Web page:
21 Best Metal Bassists: A Deep Dive into Thunderous Strings

Buckle up, ’cause we’re about to dive headfirst into the world of metal’s unsung heroes – the bassists. Now, before the keyboard warriors get typing, yes, everyone in a band is essential, but come on, who can resist the sheer power of a well-played bass riff? Not us! So, if you’ve ever been curious about who’s laying down those thick, groovy lines in your favorite headbangers, look no further. From legends of old to modern maestros, we’re covering them all!

The Classics

1. Geezer Butler (Black Sabbath)

Say what you want about Ozzy, but let’s be real: Geezer is the man behind some of metal’s most iconic basslines. Think of tracks like “N.I.B.” or “War Pigs.” Those are bass masterpieces, my friends. Apart from delivering the grooves, Geezer also penned many of the band’s lyrics. Yep, he’s not just a bass god but also a word wizard!

2. Steve Harris (Iron Maiden)

Got galloping basslines? Thank Steve Harris. The man’s fingers seem like they’re on fire every time he plays. Tracks like “The Trooper” or “Run to the Hills” are enough proof of his prowess. And let’s not forget he’s a key songwriter for Maiden. Respect where it’s due!

3. Cliff Burton (Metallica)

The late, great Cliff Burton. Not only did he bring a raw, unique energy to Metallica, but he also expanded the boundaries of what a metal bassist could do. Listen to the instrumental “Orion” or his bass solo in “Anesthesia – Pulling Teeth” and try not to get goosebumps. We still miss him.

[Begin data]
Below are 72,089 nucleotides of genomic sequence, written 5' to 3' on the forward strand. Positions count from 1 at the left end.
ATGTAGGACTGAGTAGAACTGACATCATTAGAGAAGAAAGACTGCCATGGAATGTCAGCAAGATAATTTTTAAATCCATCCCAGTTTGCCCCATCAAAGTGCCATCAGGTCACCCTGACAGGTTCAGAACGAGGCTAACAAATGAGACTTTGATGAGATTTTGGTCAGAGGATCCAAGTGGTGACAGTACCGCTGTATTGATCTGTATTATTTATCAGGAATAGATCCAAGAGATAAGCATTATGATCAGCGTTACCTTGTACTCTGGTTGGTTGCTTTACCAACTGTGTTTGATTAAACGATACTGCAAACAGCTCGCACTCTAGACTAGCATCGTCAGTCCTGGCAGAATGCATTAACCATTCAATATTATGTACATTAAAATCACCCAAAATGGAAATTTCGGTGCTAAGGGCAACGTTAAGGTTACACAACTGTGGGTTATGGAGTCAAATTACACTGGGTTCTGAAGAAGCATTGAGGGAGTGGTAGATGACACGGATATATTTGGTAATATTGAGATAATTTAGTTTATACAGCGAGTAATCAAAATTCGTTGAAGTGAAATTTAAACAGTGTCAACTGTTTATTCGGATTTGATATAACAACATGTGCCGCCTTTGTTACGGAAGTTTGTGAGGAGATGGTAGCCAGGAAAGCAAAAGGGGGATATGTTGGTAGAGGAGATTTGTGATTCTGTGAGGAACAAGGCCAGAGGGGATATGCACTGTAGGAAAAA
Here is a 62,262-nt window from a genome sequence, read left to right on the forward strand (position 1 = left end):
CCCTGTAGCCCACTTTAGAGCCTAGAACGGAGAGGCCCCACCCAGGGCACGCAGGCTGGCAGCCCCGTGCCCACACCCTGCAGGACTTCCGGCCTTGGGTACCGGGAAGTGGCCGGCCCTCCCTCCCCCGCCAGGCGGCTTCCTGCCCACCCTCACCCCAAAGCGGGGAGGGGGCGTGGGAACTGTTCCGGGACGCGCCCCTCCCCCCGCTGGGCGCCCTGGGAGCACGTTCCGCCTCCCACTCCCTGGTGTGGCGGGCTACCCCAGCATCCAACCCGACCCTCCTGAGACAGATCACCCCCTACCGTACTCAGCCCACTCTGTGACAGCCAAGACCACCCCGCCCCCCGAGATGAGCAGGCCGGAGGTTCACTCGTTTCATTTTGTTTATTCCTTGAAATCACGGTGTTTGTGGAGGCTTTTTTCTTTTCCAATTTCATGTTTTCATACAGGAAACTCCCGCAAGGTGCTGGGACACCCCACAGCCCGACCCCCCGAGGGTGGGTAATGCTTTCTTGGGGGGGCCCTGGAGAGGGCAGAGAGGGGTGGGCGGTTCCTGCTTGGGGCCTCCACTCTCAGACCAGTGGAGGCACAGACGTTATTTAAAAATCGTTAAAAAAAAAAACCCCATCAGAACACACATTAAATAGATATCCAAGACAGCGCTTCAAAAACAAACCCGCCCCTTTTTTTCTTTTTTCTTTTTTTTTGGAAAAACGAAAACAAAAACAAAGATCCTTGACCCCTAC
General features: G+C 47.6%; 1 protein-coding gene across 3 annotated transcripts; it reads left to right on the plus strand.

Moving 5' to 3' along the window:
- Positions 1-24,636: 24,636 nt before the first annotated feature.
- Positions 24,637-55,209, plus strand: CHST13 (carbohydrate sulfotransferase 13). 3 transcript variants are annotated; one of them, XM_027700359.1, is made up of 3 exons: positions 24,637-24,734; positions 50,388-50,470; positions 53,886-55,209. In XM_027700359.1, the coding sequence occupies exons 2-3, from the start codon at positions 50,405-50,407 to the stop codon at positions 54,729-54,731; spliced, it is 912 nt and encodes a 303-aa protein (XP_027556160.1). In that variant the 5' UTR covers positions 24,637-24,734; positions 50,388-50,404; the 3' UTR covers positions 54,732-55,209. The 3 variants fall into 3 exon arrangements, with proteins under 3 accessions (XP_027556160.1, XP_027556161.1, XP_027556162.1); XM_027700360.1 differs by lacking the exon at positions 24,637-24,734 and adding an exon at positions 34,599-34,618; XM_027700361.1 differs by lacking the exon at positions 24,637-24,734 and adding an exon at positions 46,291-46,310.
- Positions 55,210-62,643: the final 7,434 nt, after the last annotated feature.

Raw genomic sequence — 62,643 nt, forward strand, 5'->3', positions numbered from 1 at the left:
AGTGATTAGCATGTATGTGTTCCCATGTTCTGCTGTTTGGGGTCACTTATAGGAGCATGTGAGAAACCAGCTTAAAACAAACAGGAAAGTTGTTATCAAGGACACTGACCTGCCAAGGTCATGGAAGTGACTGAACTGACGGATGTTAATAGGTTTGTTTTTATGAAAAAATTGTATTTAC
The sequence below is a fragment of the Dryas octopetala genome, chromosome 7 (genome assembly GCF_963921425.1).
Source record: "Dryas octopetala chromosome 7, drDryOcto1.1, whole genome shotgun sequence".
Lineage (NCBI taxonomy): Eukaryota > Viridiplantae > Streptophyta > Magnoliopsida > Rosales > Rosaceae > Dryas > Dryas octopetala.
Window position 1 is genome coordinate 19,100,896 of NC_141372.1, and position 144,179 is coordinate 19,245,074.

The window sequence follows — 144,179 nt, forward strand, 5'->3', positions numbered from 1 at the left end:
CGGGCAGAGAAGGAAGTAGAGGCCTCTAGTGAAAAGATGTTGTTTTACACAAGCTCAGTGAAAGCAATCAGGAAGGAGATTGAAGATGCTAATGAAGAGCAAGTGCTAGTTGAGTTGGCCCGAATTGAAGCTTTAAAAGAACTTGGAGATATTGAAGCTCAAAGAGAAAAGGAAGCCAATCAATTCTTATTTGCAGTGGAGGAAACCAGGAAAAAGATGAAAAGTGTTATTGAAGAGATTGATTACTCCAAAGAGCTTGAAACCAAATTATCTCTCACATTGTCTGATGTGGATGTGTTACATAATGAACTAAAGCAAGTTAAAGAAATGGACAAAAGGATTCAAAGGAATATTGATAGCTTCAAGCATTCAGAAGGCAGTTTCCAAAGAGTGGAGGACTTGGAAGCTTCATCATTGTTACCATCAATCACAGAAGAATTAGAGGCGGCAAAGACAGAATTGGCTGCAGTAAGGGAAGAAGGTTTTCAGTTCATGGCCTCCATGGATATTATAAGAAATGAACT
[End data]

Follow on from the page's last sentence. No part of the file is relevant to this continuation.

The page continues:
Modern Masters

4. Justin Chancellor (Tool)

Complex rhythms? Odd time signatures? Mesmerizing sounds? Justin’s your guy. With tracks like “Schism” and “The Pot,” Chancellor isn’t just playing the bass; he’s making it sing. Tool’s sound owes a lot to his intricate and almost otherworldly basslines.

5. John Myung (Dream Theater)

If there’s ever a name synonymous with technical proficiency, it’s John Myung. Playing in a band like Dream Theater requires some mad skills, and Myung delivers, every time. Just listen to “Metropolis Pt. 1” or “Dance of Eternity.” It’s like his bass has a mind of its own!

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6. Nikki Sixx (Mötley Crüe)

Okay, let’s switch gears a bit. Nikki might not be as “technical” as some others on this list, but the man knows how to create catchy basslines. Plus, he’s the primary songwriter for the Crüe! “Dr. Feelgood,” “Wild Side,” and many more owe their vibes to Nikki’s grooves.

Alright, take a breather. We’ve still got more bass goodness coming up!

Unsung Heroes

7. Dan Briggs (Between the Buried and Me)